Future-Proofing Global Business Education
July 23, 2020
By Andrew Main Wilson, Chief Executive of the Association of MBAs & Business Graduates Association (AMBA & BGA) and Bodo Schlegelmilch, Chair of AMBA & BGA
Profit and growth depends on leaders who know what they want to achieve and understand how they can make a difference in the world. The situation is obvious: The planet is under pressure. Resources are finite, global terrorism is rife, social inequality and COVID-19 is a prevailing issue.
The most innovative and dynamic business thinkers share a number of virtues: transparency and a willingness to share ideas; great communication; great knowledge of their marketplace; and, perhaps most importantly, a long term, sustainable view.
But putting this ethos into terms of leadership, the challenge great: as the global labour market becomes increasingly heated and economies remain volatile and uncertain, businesses are crying out for a new breed of leader to future-proof economies, ride the chaos and innovate through complexity.
The world needs ‘different leaders’, who have a high level of awareness about what’s going on in the world, a high level of engagement in wanting to do something about it, and who operate with humility and humanity.
In saying that, they also need people skills and focus – and this presents a challenge for Business Schools in developing these game-changing leaders. Over the following paragraphs, we will explore several disruptive themes that will impact the success of Business Schools in rising to this challenge.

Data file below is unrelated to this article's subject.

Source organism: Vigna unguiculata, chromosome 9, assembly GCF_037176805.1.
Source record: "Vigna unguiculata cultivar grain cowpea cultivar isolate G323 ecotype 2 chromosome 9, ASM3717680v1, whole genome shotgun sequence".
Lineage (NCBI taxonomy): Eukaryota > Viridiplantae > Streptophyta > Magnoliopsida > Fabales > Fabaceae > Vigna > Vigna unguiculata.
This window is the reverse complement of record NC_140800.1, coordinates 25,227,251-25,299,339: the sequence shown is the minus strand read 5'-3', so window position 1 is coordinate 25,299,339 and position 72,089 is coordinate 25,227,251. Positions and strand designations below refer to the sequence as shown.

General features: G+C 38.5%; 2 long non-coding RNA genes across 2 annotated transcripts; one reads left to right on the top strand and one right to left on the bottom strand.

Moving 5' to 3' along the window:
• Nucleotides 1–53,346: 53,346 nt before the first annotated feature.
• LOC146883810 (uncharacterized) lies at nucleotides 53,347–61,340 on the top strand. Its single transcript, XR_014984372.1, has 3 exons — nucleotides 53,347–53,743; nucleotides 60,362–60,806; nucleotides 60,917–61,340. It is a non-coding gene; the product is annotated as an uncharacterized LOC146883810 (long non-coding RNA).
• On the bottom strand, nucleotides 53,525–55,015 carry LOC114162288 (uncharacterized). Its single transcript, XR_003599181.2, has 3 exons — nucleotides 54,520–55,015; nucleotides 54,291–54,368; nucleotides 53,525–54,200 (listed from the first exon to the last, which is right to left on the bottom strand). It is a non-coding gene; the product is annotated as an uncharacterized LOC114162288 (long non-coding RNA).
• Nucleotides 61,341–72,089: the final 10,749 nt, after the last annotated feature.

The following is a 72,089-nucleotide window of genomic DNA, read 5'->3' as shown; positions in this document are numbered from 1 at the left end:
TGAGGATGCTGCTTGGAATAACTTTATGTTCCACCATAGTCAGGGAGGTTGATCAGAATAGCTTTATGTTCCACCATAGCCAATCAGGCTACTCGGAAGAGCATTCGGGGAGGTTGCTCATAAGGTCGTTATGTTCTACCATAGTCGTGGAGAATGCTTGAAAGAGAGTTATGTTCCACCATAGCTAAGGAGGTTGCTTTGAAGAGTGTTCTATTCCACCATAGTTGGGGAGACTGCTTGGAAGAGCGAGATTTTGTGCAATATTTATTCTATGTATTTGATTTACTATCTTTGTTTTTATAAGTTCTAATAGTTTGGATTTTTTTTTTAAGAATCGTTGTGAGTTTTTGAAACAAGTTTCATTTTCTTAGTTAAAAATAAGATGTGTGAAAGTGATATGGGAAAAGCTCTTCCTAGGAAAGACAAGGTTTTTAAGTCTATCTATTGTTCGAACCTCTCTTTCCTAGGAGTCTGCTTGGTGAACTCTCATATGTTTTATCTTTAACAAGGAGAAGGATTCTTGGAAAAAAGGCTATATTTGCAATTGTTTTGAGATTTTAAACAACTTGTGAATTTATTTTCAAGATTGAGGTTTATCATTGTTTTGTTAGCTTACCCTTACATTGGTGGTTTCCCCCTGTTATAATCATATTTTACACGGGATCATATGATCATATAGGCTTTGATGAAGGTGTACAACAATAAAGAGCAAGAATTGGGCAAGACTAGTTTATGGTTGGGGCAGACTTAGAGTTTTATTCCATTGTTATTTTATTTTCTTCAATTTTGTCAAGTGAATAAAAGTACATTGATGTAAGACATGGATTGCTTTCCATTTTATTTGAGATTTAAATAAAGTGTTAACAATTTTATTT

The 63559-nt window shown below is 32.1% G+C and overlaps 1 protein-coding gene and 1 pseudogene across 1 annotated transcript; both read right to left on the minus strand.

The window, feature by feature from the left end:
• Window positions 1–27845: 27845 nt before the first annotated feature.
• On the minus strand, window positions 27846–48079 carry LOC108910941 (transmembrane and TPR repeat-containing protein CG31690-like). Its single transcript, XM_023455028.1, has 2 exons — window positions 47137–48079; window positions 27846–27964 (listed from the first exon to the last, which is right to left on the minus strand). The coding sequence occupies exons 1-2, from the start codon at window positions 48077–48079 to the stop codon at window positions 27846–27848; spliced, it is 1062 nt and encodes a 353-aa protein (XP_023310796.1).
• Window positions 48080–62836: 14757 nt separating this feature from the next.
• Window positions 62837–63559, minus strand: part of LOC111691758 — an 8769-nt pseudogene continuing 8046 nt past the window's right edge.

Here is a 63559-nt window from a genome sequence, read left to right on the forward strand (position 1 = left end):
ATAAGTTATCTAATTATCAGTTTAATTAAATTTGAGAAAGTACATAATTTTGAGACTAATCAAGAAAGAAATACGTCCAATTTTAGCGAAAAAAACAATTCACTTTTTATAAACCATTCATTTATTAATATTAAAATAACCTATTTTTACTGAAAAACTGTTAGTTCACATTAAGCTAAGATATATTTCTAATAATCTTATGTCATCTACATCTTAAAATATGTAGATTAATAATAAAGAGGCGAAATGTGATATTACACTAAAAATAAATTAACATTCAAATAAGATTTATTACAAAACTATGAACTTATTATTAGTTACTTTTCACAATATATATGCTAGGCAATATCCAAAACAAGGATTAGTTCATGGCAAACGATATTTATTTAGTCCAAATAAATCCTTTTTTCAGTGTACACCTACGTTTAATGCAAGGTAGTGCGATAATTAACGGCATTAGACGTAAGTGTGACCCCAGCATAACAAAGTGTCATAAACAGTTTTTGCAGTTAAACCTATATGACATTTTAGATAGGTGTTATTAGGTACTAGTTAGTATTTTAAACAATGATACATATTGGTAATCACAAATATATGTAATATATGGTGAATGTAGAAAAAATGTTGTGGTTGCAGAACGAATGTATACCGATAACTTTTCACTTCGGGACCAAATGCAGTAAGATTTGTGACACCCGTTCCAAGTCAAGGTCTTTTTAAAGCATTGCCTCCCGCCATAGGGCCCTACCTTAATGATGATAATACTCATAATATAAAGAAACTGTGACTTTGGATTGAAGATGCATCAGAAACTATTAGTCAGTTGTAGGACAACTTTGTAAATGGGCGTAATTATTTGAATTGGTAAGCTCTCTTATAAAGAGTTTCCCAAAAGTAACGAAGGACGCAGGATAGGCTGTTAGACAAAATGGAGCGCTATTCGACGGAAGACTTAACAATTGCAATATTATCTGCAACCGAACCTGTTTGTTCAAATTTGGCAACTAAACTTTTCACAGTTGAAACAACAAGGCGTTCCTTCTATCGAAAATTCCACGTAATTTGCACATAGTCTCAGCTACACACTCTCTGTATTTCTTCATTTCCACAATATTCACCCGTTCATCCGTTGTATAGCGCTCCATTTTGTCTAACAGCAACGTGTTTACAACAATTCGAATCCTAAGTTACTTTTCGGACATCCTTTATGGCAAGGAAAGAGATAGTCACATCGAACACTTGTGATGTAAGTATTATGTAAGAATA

New paradigms of success
Traditional Business Schools rely on full-time professors who spend most of their time on research and are often also tasked with administrative duties. This model makes teaching expensive. Blended learning or flipped classrooms can boost the bottom line.
While these cost reductions seek efficiencies within the existing Business School model, they fail to question the rationale of the model itself. This is akin to Blockbuster Video looking for cost savings when Netflix changed the rules of the game. We all know what happened to Blockbuster: it went bust.
The real competition for many Business Schools comes from drastically different business models. First, there are massive open online courses (MOOCs) aimed at open access via the internet. Other eLearning platforms work independent of traditional Business Schools. MOOCs have shifted the competition from being between Business Schools to between networks. These networks include a range of companies that team up to design and distribute educational content.
To add another level of complexity to the competitive landscape, international consulting companies are expanding their digital learning offerings. While these companies do not (yet) have the right to grant degrees and typically offer a certificate on completion of their courses, it is ultimately arguable whether a certificate from a prestigious consulting company such as McKinsey or PwC has more currency. Some corporations have built impressive campuses, where they not only train their own employees but also those of selected partners.
All of this suggests that the time for ‘business as usual’ is over in business education. A few cosmetic changes to the existing business model will not be enough to secure survival. Traditional Business Schools will not be able to survive without embracing fundamental changes in technology.
Demand for sustainability
The increasing demand for sustainable businesses and products will have a profound influence on Business Schools.
According to the UN, sustainability refers to our concern that human activities should meet the needs of the present without compromising the ability of future generations to meet their own needs.